Syria: Web 2.0 for Participation and Development
"[The Internet has] given Syrians free speech. It has expanded the range of topics people can read about. It has created a new, open atmosphere.”
-- Ayman Abdel Nour, prominent Syrian Internet journalist, quoted in an interview with Human Rights Watch.
"The Internet has changed public discourse in Syria. People are getting a much more sophisticated view of the world
." -- Joshua Landis, creator of Syriacomment.com.
Introduction: The Syrian Context
Syria is far from the most active country in the world when it comes to blogs, independent news sites and other interactive Internet applications. However, Internet use is growing in Syria, and the country is a good place to examine the possibilities of Web 2.0 in a development context, because it has the unique blend of a relatively educated population (with a higher than 80 percent literacy rate
), relatively high availability of computers, and a lack of dependable, traditional channels for public expression and participation.
A History of Conflict
Before drawing conclusions about what the Internet can and cannot accomplish in this context, it is worthwhile to take a closer look at how the context came to be. In particular, it is important to understand the reasons behind the restrictive environment for media and civic participation in Syria.
Syria’s Emergency Act – in place since the 1963 Ba’ath takeover of the government – strengthens the powers of security agencies and the executive branch of government. The emergency law helped the government end a decades-long cycle of coups and later to repel insurrections. Syrians accept the increased security the state of emergency entails in part because of fear of the very real threats emanating from both inside and outside the country -- there have been frequent wars with Israel, which still occupies the Golan Heights on Syria's southern border, and invasions, unrest and attacks in every neighboring country. [1,2] The government has frequently cited those threats as the reason for strict controls on speech. (Take a look at the OHCHR report on the emergency act
). Private Syrian media is hard to come by (though it is getting more common), and much news is produced by the state-run Syrian Arab News Agency (SANA) .
(Below: The Syrian flag with the slogan "God is protecting Syria." Patriotism runs high in Syria, as many people feel under siege. Above: The occupied Golan, symbol of Syria's emergency. Photo by Eamon Kircher-Allen)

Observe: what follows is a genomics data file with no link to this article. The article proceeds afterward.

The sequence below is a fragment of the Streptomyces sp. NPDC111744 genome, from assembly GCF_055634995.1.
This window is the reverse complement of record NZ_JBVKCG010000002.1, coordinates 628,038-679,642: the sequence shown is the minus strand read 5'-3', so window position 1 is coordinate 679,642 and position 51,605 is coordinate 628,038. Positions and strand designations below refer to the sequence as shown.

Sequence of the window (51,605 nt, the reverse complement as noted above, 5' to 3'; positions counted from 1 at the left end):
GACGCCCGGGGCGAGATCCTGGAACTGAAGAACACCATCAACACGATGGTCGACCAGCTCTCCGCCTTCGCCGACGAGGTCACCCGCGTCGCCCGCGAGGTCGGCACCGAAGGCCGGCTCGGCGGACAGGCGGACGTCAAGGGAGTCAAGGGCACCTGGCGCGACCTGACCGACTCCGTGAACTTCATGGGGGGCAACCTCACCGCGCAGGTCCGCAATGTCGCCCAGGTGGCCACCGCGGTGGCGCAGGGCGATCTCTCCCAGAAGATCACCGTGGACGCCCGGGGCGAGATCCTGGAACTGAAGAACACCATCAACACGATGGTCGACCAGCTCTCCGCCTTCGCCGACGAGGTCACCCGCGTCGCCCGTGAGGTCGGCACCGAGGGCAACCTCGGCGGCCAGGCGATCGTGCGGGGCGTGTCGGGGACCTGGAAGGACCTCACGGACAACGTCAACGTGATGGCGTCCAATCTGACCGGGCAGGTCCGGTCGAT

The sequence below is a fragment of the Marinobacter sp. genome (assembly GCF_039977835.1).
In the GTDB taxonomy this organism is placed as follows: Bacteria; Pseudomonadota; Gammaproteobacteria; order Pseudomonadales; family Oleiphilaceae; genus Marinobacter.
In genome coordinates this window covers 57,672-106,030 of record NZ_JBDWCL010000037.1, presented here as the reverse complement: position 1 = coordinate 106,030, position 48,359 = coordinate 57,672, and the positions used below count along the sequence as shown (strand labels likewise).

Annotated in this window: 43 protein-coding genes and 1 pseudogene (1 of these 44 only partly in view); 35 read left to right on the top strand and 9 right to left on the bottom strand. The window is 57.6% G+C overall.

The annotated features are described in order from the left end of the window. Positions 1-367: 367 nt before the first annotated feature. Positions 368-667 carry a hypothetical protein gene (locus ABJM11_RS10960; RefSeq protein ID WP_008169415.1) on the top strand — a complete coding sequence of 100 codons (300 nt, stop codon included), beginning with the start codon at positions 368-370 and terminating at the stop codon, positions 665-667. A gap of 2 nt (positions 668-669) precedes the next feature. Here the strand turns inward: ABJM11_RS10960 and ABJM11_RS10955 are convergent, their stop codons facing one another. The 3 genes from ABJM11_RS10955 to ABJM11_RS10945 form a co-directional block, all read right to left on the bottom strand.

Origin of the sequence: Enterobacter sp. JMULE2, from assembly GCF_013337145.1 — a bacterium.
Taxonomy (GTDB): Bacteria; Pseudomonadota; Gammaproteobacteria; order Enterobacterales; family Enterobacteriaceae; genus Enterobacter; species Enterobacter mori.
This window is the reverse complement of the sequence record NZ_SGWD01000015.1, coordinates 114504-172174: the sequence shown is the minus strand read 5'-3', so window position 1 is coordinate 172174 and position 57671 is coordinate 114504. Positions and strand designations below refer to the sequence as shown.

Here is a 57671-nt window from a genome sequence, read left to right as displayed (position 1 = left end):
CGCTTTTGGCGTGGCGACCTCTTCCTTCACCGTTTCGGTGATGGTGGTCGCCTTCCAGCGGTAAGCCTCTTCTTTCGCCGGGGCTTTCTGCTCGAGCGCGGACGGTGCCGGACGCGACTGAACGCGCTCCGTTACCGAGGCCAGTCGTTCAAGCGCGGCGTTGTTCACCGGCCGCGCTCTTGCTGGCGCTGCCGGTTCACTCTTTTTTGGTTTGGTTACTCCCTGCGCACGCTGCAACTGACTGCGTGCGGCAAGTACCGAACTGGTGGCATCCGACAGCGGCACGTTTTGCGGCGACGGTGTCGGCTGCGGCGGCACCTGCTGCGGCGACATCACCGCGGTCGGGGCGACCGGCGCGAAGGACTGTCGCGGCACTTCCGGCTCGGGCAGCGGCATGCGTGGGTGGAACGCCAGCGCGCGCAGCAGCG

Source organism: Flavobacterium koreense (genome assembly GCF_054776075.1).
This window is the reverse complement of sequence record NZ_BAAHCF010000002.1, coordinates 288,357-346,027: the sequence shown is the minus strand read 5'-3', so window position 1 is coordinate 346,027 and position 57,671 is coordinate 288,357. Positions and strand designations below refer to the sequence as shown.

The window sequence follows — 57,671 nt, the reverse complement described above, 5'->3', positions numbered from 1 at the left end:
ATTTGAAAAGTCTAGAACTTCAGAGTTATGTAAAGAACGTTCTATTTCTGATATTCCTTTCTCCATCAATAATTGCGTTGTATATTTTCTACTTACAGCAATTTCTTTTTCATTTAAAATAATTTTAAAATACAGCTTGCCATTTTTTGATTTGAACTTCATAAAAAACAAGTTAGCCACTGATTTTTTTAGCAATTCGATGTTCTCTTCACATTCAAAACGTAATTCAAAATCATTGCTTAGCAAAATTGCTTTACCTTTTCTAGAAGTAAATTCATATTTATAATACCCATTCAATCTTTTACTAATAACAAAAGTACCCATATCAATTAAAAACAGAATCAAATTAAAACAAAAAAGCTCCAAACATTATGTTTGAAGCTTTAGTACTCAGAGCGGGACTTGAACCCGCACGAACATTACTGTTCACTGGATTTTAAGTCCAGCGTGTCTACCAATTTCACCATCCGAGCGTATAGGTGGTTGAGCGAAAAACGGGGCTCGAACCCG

An Information Revolution
The most profound disruption to the government information machine was the advent of satellite television in Syria in the 1990s. Alan George, author of the definitive book Syria: Neither Bread Nor Freedom
, writes that satellite and Internet technology have been a "nightmare" for Syria's regime. Satellites made comparatively low-budget state-run TV all but irrelevant. A second disruption came with the introduction of the Internet. The Syrian state has made an effort to control the Internet, both with technology and through example -- there have been high-profile incidents of repression in response to Internet use. As a result, self-censorship also plays a role in limiting the kinds of discussions that occur. (Read more in the section "Anecdotal Evaluations.")
But the Internet is still an important force in Syria. According to American blogger Joshua Landis, a professor at the University of Oklahoma who runs Syriacomment.com, "The Internet has changed public discourse in Syria."
"In the 1980s, Syria was a dark and gloomy place in terms of public discourse. It was hard to find a happy conversation about politics," he said in a phone interview. Syrians' only source of news and information were the state-run newspapers. "The major revolution was satellite TV. Internet was the next wave. The elite are reading the Internet and refining their views.... People are getting a much more sophisticated view of the world. Now, you can have exciting conversations in Damascus about politics, and the Internet is a big part of that. The Syrian education system is broken, and there aren't libraries in Syria. But Syrians are now educating themselves."
So how are Syrians using the Internet?
The Interactive Internet in Syria
Following is a brief sampling of Internet news sites, blogs and other interactive web applications that either originate in Syria or are dedicated to matters concerning the country. These sites have been chosen because they are either directly or indirectly related to issues of participation in Syria, in both politics and human development. While the number of such sites in and about Syria may be modest compared to some other countries, it is increasing